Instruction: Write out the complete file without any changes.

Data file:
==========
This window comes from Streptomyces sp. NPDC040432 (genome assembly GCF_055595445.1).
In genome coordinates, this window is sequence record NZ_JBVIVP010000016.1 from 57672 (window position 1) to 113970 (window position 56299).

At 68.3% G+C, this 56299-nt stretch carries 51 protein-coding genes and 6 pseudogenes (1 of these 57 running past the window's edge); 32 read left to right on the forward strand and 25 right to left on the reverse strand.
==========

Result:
This window comes from Streptomyces sp. NPDC040432 (genome assembly GCF_055595445.1).
In genome coordinates, this window is sequence record NZ_JBVIVP010000016.1 from 57672 (window position 1) to 113970 (window position 56299).

At 68.3% G+C, this 56299-nt stretch carries 51 protein-coding genes and 6 pseudogenes (1 of these 57 running past the window's edge); 32 read left to right on the forward strand and 25 right to left on the reverse strand.